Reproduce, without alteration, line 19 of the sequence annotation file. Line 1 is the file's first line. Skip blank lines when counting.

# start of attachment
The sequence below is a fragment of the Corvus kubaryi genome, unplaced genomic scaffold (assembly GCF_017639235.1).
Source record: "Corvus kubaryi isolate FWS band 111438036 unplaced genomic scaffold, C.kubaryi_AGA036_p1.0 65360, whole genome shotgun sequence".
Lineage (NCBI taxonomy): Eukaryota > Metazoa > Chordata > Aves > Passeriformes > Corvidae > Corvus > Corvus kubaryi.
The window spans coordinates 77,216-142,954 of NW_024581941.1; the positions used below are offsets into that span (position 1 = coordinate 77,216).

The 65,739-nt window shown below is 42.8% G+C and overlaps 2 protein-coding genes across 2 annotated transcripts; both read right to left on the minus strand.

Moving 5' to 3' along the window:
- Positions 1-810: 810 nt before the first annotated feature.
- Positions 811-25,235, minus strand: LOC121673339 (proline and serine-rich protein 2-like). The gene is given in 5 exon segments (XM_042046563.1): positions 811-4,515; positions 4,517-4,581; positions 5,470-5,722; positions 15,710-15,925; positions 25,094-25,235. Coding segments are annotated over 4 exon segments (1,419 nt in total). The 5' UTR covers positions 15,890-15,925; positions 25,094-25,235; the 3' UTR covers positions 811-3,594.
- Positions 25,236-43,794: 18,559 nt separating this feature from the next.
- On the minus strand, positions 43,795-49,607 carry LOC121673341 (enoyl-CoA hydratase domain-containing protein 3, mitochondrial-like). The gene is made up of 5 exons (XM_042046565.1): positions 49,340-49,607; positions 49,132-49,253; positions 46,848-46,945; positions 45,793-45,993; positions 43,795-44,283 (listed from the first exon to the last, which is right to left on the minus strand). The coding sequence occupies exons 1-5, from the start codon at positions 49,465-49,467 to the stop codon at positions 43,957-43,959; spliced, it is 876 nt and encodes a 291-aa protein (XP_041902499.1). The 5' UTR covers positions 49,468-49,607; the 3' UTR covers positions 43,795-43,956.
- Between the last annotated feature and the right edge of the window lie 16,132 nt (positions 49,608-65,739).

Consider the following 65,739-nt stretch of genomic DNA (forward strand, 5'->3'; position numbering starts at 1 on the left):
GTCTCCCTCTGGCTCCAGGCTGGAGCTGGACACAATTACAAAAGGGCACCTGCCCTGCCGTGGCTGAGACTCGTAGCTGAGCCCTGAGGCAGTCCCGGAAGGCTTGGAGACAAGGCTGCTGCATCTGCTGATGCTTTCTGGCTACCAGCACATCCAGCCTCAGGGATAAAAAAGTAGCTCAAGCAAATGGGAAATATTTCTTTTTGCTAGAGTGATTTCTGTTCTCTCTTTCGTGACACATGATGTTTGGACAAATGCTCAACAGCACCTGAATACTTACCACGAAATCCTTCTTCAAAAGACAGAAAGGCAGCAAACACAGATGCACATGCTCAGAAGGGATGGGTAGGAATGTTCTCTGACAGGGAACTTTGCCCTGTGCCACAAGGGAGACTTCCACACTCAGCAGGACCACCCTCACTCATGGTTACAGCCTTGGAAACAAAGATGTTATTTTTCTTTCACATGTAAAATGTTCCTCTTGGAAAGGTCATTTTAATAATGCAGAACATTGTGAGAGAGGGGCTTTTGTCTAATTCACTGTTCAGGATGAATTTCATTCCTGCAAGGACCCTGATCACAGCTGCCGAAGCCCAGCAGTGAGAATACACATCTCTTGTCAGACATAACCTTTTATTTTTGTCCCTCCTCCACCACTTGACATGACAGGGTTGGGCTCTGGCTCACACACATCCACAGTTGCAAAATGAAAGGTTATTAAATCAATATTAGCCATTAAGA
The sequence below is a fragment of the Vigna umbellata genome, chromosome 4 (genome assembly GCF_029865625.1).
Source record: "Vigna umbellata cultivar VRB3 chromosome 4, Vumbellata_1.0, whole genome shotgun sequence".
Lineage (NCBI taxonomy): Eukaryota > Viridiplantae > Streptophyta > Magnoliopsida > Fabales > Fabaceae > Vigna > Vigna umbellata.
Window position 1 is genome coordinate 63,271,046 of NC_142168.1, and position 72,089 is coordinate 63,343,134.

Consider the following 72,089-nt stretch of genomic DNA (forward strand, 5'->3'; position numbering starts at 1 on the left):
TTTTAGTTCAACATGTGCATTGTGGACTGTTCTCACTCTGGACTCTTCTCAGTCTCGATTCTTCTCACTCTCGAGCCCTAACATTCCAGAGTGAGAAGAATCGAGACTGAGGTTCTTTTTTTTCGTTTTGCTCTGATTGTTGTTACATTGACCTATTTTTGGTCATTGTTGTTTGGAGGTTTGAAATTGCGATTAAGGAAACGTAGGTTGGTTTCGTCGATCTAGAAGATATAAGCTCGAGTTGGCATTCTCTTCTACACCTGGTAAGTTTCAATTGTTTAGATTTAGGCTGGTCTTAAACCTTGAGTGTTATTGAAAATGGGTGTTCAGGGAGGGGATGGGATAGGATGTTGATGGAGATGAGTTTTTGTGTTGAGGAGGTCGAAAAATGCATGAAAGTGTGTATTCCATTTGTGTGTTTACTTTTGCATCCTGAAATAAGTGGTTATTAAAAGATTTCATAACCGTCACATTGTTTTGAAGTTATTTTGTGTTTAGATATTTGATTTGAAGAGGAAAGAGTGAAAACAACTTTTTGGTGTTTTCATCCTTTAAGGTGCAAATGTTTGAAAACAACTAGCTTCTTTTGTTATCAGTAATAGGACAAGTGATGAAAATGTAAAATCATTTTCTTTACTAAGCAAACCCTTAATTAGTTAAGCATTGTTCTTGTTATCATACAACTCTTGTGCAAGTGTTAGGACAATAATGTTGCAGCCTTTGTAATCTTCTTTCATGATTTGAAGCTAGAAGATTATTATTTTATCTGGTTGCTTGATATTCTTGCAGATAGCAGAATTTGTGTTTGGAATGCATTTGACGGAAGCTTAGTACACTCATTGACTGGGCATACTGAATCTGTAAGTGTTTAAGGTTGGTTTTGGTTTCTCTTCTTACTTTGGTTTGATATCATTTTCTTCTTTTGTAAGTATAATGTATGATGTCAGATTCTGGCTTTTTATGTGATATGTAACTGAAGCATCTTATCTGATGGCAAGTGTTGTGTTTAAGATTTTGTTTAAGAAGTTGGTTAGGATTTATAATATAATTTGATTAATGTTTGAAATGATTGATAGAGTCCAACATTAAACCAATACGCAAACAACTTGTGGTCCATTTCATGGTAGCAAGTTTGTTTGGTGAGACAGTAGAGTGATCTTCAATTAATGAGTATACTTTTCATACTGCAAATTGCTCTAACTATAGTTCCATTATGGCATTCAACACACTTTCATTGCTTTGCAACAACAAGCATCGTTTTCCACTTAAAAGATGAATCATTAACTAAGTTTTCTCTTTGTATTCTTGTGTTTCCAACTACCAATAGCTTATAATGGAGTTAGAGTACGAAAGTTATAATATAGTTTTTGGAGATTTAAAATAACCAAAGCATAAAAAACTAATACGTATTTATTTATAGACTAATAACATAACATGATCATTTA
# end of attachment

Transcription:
TTTTAGTTCAACATGTGCATTGTGGACTGTTCTCACTCTGGACTCTTCTCAGTCTCGATTCTTCTCACTCTCGAGCCCTAACATTCCAGAGTGAGAAGAATCGAGACTGAGGTTCTTTTTTTTCGTTTTGCTCTGATTGTTGTTACATTGACCTATTTTTGGTCATTGTTGTTTGGAGGTTTGAAATTGCGATTAAGGAAACGTAGGTTGGTTTCGTCGATCTAGAAGATATAAGCTCGAGTTGGCATTCTCTTCTACACCTGGTAAGTTTCAATTGTTTAGATTTAGGCTGGTCTTAAACCTTGAGTGTTATTGAAAATGGGTGTTCAGGGAGGGGATGGGATAGGATGTTGATGGAGATGAGTTTTTGTGTTGAGGAGGTCGAAAAATGCATGAAAGTGTGTATTCCATTTGTGTGTTTACTTTTGCATCCTGAAATAAGTGGTTATTAAAAGATTTCATAACCGTCACATTGTTTTGAAGTTATTTTGTGTTTAGATATTTGATTTGAAGAGGAAAGAGTGAAAACAACTTTTTGGTGTTTTCATCCTTTAAGGTGCAAATGTTTGAAAACAACTAGCTTCTTTTGTTATCAGTAATAGGACAAGTGATGAAAATGTAAAATCATTTTCTTTACTAAGCAAACCCTTAATTAGTTAAGCATTGTTCTTGTTATCATACAACTCTTGTGCAAGTGTTAGGACAATAATGTTGCAGCCTTTGTAATCTTCTTTCATGATTTGAAGCTAGAAGATTATTATTTTATCTGGTTGCTTGATATTCTTGCAGATAGCAGAATTTGTGTTTGGAATGCATTTGACGGAAGCTTAGTACACTCATTGACTGGGCATACTGAATCTGTAAGTGTTTAAGGTTGGTTTTGGTTTCTCTTCTTACTTTGGTTTGATATCATTTTCTTCTTTTGTAAGTATAATGTATGATGTCAGATTCTGGCTTTTTATGTGATATGTAACTGAAGCATCTTATCTGATGGCAAGTGTTGTGTTTAAGATTTTGTTTAAGAAGTTGGTTAGGATTTATAATATAATTTGATTAATGTTTGAAATGATTGATAGAGTCCAACATTAAACCAATACGCAAACAACTTGTGGTCCATTTCATGGTAGCAAGTTTGTTTGGTGAGACAGTAGAGTGATCTTCAATTAATGAGTATACTTTTCATACTGCAAATTGCTCTAACTATAGTTCCATTATGGCATTCAACACACTTTCATTGCTTTGCAACAACAAGCATCGTTTTCCACTTAAAAGATGAATCATTAACTAAGTTTTCTCTTTGTATTCTTGTGTTTCCAACTACCAATAGCTTATAATGGAGTTAGAGTACGAAAGTTATAATATAGTTTTTGGAGATTTAAAATAACCAAAGCATAAAAAACTAATACGTATTTATTTATAGACTAATAACATAACATGATCATTTA